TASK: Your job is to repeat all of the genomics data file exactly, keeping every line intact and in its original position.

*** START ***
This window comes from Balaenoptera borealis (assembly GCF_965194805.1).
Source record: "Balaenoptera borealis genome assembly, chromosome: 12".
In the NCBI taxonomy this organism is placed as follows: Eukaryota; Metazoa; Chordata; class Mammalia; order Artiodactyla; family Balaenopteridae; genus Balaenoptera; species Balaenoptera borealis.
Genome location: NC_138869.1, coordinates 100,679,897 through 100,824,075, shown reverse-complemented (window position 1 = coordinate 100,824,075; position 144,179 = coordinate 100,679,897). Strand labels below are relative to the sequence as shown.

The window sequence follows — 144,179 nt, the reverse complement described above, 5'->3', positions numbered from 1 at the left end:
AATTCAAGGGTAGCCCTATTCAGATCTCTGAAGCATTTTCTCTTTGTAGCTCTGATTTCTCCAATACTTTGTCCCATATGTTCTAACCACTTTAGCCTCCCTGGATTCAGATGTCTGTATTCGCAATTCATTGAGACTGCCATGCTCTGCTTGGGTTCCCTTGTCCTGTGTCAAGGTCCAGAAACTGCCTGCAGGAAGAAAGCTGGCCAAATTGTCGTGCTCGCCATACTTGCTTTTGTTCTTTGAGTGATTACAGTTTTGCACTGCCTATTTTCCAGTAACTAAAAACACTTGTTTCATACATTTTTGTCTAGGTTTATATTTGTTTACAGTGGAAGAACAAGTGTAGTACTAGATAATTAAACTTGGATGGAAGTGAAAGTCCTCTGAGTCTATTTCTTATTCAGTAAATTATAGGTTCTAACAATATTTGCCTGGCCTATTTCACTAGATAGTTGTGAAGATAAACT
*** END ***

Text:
This window comes from Balaenoptera borealis (assembly GCF_965194805.1).
Source record: "Balaenoptera borealis genome assembly, chromosome: 12".
In the NCBI taxonomy this organism is placed as follows: Eukaryota; Metazoa; Chordata; class Mammalia; order Artiodactyla; family Balaenopteridae; genus Balaenoptera; species Balaenoptera borealis.
Genome location: NC_138869.1, coordinates 100,679,897 through 100,824,075, shown reverse-complemented (window position 1 = coordinate 100,824,075; position 144,179 = coordinate 100,679,897). Strand labels below are relative to the sequence as shown.

The window sequence follows — 144,179 nt, the reverse complement described above, 5'->3', positions numbered from 1 at the left end:
AATTCAAGGGTAGCCCTATTCAGATCTCTGAAGCATTTTCTCTTTGTAGCTCTGATTTCTCCAATACTTTGTCCCATATGTTCTAACCACTTTAGCCTCCCTGGATTCAGATGTCTGTATTCGCAATTCATTGAGACTGCCATGCTCTGCTTGGGTTCCCTTGTCCTGTGTCAAGGTCCAGAAACTGCCTGCAGGAAGAAAGCTGGCCAAATTGTCGTGCTCGCCATACTTGCTTTTGTTCTTTGAGTGATTACAGTTTTGCACTGCCTATTTTCCAGTAACTAAAAACACTTGTTTCATACATTTTTGTCTAGGTTTATATTTGTTTACAGTGGAAGAACAAGTGTAGTACTAGATAATTAAACTTGGATGGAAGTGAAAGTCCTCTGAGTCTATTTCTTATTCAGTAAATTATAGGTTCTAACAATATTTGCCTGGCCTATTTCACTAGATAGTTGTGAAGATAAACT